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Howard student recalls marching to save Troy Davis

By Raina L. Baker
On October 23, 2011

  • Howard students protest for Troy Davis outside the gates of the White House. thejasminebrand.com

On September 21, 2011 I marched for Troy Davis, a 20-year inmate on death row for a crime he possibly did not commit. By the time I got home around 10 o'clock at night, my wrists were sore from being handcuffed, my feet blistered from marching for hours in day-old boots.

After my morning reporting & writing class in the School of Communications, I walked up the hill to meet other Howard University students at the flagpole. It was 12:31 and saw that students, protesters, activists were beginning to congregate. Signs that read, "Save Troy Davis," "No to Legal Lynching" stood like giants.

We began the march to the White House after a few more statements about justice and the inhumanity of the death penalty were made. The day seemed to grow hotter and we continued to march. Carrie Henderson, a senior telecommunications management major from St. Louis, Missouri was by my side near T Street, NW. Another friend and sister, Jalisa Goodwin, an English major from Lorraine, Ohio, pulled up in a car next to us. She had the opportunity to get straight to the protest without walking in the heat, but instead chose to get out of the car to walk with us. We came to a consensus that it means so much more to struggle and to be a bit uncomfortable when fighting for the comfort of the masses.

The protest paraphernalia started to draw a lot of attention and people began to mumble under their breath, "Who is Troy Davis?" I remember swallowing the saliva in my mouth in preparation to tell his story to the passersby and to give further information about the protest and where a petition could be signed but before I uttered a word my sister, Jalisa, said, "You are Troy Davis." That was the best way to consolidate all that I was prepared to say.

Some of responses from people in the community gave me hope. Some were completely disheartening.

I planned to go to my morning class, head to the White House to protest and leave at 4:30 pm to head to work. I was hired as an in-home child care provider. I had just got the job the previous day so it was not in my plan at all to miss work. I think that God laughs at us when we try to plan so strategically because things never seem to go as planned. When we finally made it to the White House my feet were so tired. I cursed the boots I wore and said that I would never wear them again. I just wanted to take them off and march in my socks.

The security officers told the students that only 25 people could be that close to the White House and that we had to move. Some asked the question, "when schools bring students here for tours do you only allow 25 students to walk by the White House at the time." I recalled the scenes of masses of jubilant demonstrators outside the White House and on Capitol Hill the day American Special Forces captured and killed Osama Bin Laden. There were people chanting, shouting and celebrating the death of a man. Certainly there were more than 25 people in front of the White House on that day.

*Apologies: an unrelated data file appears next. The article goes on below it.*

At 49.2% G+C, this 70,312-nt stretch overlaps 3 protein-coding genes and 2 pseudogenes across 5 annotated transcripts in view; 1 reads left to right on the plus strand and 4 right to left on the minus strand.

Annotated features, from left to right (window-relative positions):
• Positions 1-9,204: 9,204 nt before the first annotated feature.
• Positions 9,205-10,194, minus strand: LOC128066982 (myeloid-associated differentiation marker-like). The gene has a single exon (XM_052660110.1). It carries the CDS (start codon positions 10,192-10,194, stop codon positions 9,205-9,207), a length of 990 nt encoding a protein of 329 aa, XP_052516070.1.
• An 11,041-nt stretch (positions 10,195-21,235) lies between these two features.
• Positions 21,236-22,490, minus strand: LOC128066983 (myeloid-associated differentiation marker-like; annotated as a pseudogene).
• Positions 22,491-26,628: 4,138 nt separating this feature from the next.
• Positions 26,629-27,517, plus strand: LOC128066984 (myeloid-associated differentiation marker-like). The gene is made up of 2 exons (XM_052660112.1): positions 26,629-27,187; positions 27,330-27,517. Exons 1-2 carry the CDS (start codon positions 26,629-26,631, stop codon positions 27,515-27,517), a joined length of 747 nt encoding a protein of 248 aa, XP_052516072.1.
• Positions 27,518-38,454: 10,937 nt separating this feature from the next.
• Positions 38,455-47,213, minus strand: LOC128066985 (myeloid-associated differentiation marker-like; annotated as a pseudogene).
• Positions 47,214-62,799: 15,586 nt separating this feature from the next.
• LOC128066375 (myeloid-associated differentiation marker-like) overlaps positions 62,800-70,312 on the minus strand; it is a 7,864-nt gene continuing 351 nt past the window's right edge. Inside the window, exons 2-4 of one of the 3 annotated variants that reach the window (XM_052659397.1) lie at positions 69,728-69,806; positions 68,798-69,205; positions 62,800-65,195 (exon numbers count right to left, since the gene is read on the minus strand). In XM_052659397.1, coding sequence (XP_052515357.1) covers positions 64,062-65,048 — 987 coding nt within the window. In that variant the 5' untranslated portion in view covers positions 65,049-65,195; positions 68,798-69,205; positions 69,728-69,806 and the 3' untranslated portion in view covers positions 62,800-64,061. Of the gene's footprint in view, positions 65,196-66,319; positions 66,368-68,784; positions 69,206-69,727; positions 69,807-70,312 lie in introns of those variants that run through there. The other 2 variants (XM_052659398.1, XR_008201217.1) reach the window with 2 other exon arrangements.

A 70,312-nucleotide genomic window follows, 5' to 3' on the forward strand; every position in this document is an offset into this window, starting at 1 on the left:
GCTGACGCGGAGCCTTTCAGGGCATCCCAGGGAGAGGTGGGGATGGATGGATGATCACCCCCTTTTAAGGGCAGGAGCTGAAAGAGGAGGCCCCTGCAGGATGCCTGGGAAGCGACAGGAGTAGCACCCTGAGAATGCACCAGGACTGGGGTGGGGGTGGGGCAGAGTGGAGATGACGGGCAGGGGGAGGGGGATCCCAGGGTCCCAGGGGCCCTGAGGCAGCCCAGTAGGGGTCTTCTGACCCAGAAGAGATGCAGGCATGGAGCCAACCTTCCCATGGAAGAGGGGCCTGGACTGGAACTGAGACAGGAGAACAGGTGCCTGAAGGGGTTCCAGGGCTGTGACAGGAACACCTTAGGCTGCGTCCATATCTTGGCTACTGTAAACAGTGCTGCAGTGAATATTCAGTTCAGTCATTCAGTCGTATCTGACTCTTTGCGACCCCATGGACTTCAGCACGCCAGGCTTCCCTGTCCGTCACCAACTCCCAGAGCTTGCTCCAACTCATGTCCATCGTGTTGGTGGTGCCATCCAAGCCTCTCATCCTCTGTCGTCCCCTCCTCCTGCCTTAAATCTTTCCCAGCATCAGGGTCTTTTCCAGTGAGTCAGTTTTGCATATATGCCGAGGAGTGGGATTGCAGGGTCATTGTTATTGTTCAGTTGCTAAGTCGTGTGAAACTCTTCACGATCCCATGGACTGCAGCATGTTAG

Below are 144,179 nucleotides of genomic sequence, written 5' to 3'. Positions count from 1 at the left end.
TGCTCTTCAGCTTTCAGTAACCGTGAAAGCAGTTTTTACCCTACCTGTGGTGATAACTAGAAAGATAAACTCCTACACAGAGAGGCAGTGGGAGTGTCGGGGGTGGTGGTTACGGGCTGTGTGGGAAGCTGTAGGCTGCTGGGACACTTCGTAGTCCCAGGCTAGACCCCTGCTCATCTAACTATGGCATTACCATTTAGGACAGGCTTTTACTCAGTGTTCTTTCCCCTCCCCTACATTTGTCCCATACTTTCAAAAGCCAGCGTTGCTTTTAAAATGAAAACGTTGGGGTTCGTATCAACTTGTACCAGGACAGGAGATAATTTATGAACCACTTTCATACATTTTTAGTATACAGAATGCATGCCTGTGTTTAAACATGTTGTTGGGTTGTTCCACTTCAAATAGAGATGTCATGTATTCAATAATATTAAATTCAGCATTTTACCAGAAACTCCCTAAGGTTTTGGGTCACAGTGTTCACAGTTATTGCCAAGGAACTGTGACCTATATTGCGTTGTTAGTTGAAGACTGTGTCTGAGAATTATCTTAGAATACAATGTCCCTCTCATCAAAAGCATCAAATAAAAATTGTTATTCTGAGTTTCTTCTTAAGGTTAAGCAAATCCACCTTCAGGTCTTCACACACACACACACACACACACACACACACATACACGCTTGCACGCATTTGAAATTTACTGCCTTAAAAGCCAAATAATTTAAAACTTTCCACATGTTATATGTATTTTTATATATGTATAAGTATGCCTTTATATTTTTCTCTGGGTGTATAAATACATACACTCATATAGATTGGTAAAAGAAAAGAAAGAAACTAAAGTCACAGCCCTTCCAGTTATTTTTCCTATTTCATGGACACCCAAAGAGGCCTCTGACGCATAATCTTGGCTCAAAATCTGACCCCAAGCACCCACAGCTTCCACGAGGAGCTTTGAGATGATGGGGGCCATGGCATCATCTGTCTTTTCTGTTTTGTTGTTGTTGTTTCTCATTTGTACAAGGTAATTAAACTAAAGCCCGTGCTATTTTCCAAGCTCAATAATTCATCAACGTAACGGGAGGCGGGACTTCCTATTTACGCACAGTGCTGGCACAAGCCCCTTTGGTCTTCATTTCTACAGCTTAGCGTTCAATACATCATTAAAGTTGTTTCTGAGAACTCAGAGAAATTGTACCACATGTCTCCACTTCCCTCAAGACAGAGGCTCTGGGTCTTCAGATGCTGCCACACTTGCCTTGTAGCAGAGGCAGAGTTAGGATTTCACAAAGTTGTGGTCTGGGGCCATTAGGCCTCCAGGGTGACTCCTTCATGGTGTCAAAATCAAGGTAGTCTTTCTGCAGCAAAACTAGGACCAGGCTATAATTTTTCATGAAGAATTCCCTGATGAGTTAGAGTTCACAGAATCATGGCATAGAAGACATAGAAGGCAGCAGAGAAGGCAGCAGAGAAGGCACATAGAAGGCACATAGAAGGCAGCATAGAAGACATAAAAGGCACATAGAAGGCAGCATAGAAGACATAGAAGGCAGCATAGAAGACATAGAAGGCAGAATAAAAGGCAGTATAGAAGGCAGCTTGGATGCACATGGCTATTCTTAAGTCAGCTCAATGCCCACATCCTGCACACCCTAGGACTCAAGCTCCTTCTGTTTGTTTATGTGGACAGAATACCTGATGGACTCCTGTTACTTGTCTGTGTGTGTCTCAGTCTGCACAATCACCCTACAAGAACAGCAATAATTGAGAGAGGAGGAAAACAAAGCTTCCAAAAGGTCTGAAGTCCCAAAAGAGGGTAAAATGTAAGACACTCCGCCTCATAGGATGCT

We sat in a circle, an Afro-centric symbol of unity, change and evolution. We formed our circle and took arms. We prayed. We cried. And we laughed. At that moment I felt some solidarity with my peers.

We were all hand cuffed one by one. There were 12 of us. I was the second to be cuffed. As the female officer removed all of my earrings and searched me thoroughly in almost every crevice of my sweating body, I felt like I was being auctioned off into slavery. But the moment was beautiful and so worth it. Howard University Professor, Tony Medina joined "The Howard 12" to make it "The Howard 13," a number feared as bad luck in Western culture. But in other cultures it represents completion. To us it represented a sacred power.

The ride to the Anacostia Precinct was most uncomfortable and painfully hot. We did not know that the more you moved once cuffed, the tighter the cuffs became. That experience served as a microcosm to the struggle. The room where we were held smelled stale, looked like a garage and felt like an interrogation scene from a movie.

The officers were so discombobulated and confused. Eventually we were given a $100 citation. We were told that we could arrange to have a court hearing, pay the fines right then and there or pay within 15 days.

I decided that I wanted to go to court. I wanted tot ell the judge why we were protesting. I wanted to become intimately familiar with the story of Troy Davis and those like him.

This harrowing experience also made me think of my daddy who died on August 2, 2010. He so very often would tell me to, "Be fearless in all things. The Earth is the Lord's and the fullness thereof."


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